steam bending of strakers and chines

Discussion in 'Wooden Boat Building and Restoration' started by janbo2, Aug 1, 2012.

  1. Frosty

    Frosty Previous Member

    Then you put it in the sea.
     
  2. PAR
    Joined: Nov 2003
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    PAR Yacht Designer/Builder

    Yep, then it goes in the big puddle, but as a result of the heat or boiling, mold spores, bacteria and other beasties or trouble makers are dead.
     
  3. Frosty

    Frosty Previous Member

    Mold spores are in the air.
     
  4. waikikin
    Joined: Jan 2006
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    Location: Australia

    waikikin Senior Member

    Jarrah steamed & laminated

    Here's a pic of some steamed & laminated jarrah, it's made from 4 laminations of jarrah decking material(remachined but readily available), There's a fair degree of curve just outa the pic, it's in the counter stern of a pearling lugger. I'm not working on it was just there to do some noise readings in the work area & shot this on my ipod as I was getting real environmental noise readings for WHS purposes. Jeff.
     

    Attached Files:

  5. Zootalaws
    Joined: Jul 2012
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    Zootalaws Junior Member

    That was going to be my recommendation - water pipe. And if you don't muck it up, you can reuse it ;)

    I use a simple wok burner with a 5L steel bucket and a home-made roofing-iron cover. You can get a lot of steam out of 5L...

    My steam source is at the end, with the pipe slanting up at around a 20deg angle. Doesn't take long for steam to be coming out the end...
     
  6. janbo2
    Joined: Jun 2012
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    Location: Carnarvon, Western Australia

    janbo2 Junior Member

    I now have some photos to upload. Could someone please tell me the way it is done??
     
  7. janbo2
    Joined: Jun 2012
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    Location: Carnarvon, Western Australia

    janbo2 Junior Member

    We also bough a moisture meter and found that some part of the boat had over 35% moisture in the wood. Does anyone have any idea how long this would take to dry to the right moisture content for epoxy to work? The ambient temperature in Carnarvon is approx 25 degrees daytime with a windspeed of around 15 knots, if this helps. The karri frames are around 70x 35.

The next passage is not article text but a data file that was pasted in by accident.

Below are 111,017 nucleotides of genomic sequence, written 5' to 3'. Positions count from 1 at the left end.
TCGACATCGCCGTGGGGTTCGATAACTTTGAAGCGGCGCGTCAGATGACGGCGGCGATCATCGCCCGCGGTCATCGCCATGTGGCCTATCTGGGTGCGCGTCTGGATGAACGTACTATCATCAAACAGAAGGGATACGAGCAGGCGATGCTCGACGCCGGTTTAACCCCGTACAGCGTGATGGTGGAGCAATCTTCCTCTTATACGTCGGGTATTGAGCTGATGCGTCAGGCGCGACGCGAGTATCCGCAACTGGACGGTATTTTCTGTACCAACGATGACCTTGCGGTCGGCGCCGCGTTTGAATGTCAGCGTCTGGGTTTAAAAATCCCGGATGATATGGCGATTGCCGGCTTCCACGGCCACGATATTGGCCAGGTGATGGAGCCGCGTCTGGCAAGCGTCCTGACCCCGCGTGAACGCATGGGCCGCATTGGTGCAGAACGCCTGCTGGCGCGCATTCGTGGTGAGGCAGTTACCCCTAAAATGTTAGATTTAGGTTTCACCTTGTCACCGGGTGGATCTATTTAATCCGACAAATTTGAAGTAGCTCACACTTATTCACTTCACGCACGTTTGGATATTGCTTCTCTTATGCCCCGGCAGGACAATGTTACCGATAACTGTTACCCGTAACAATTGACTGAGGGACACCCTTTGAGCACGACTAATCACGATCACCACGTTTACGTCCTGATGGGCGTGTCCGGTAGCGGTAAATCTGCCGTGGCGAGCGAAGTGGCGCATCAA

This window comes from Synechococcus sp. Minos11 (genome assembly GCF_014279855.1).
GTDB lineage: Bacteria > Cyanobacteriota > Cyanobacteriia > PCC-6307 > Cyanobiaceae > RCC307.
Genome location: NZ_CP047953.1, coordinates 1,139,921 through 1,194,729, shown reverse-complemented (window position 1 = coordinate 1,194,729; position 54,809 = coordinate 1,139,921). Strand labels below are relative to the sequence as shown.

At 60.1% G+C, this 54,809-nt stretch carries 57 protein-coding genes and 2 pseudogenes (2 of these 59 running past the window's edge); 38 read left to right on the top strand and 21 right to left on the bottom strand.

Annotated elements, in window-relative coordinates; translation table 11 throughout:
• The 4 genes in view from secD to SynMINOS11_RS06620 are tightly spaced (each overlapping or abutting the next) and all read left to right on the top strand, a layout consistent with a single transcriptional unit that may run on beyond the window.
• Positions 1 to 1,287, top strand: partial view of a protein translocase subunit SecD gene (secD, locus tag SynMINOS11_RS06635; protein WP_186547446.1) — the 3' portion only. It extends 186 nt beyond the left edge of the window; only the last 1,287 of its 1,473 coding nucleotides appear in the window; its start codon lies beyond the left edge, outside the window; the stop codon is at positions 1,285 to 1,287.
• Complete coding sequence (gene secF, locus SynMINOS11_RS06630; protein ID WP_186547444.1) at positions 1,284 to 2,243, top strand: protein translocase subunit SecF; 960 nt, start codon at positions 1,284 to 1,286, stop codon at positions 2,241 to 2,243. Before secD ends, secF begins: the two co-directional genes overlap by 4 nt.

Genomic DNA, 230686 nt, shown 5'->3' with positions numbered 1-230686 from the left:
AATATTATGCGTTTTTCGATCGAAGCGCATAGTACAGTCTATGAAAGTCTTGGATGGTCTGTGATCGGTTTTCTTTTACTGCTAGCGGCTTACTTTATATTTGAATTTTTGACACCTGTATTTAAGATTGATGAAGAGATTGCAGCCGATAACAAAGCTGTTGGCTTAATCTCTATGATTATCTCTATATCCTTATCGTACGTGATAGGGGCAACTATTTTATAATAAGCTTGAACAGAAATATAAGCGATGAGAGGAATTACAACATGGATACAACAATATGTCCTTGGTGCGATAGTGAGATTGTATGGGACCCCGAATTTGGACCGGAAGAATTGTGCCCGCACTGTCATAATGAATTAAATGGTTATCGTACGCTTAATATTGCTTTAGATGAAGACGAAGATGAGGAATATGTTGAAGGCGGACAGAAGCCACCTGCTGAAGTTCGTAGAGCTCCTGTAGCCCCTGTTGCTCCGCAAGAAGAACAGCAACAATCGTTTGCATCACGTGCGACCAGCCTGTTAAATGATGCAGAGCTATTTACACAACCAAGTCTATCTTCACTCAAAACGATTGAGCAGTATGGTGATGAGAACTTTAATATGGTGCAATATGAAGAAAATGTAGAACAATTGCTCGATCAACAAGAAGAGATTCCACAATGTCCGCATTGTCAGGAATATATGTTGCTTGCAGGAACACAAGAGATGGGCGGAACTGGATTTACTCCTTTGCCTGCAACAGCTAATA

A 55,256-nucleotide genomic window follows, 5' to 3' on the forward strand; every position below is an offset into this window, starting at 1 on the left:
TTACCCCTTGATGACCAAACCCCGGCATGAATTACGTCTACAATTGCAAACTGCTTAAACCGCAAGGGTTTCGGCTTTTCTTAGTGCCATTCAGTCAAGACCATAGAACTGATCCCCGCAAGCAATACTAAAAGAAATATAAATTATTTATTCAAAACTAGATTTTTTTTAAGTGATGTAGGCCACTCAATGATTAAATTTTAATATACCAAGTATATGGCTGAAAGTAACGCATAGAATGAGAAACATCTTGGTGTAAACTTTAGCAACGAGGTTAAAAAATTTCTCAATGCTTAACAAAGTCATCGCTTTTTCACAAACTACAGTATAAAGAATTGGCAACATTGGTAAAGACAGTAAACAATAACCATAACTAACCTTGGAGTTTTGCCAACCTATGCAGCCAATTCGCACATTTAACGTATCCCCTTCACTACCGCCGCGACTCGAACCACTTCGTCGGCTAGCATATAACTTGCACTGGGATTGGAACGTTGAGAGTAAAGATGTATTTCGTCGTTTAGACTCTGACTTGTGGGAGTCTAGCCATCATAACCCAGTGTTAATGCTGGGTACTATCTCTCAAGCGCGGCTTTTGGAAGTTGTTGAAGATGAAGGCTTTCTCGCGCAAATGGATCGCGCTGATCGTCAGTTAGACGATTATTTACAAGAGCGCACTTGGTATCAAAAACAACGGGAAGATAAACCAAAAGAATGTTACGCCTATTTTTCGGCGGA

8. Zootalaws
    Joined: Jul 2012
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    Location: SE Asia

    Zootalaws Junior Member

    The last time I was in Carnarvon it felt like moisture was being deliberately ripped from my body by the superheated evil thing you innocently call wind, so I would say in no time at all :)

    But then I fixed it with beer... the rest is a blur...
     
  9. janbo2
    Joined: Jun 2012
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    Location: Carnarvon, Western Australia

    janbo2 Junior Member

    Yeah, a great place, when you get used to it....:) And thanks for a somewhat un -scientific answer!!
     
  10. Zootalaws
    Joined: Jul 2012
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    Zootalaws Junior Member

    No worries... here to help ;)

    As to uploading pics, go 'advanced' and there is an option lower left to handle attachments.
     
  11. janbo2
    Joined: Jun 2012
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    Location: Carnarvon, Western Australia

    janbo2 Junior Member

    Thanks for that, didn't find it, but found the Gallery instead, so there are a few pics there of Sarah Ellen and her old age troubles, which we are having fun curing her from. Our main worry now is the high moisture content in frame and ply, so we have a bit of thumb twiddling in front of us, before the interesting work starts, ie ply fixing and epoxying.
     
  12. ancient kayaker
    Joined: Aug 2006
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    ancient kayaker aka Terry Haines

    If the wood is still a bit green might be an idea to try bending it now and let it dry out like that while the other work is taking place. Isn't Karri a bit of a $od to work?
     

  13. janbo2
    Joined: Jun 2012
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    Location: Carnarvon, Western Australia

    janbo2 Junior Member

    It is not too bad for normal carpentry work, actually, as it tools up quite well. As far as steam bending, though... Only time will tell, in 4 weeks time in other words!
     
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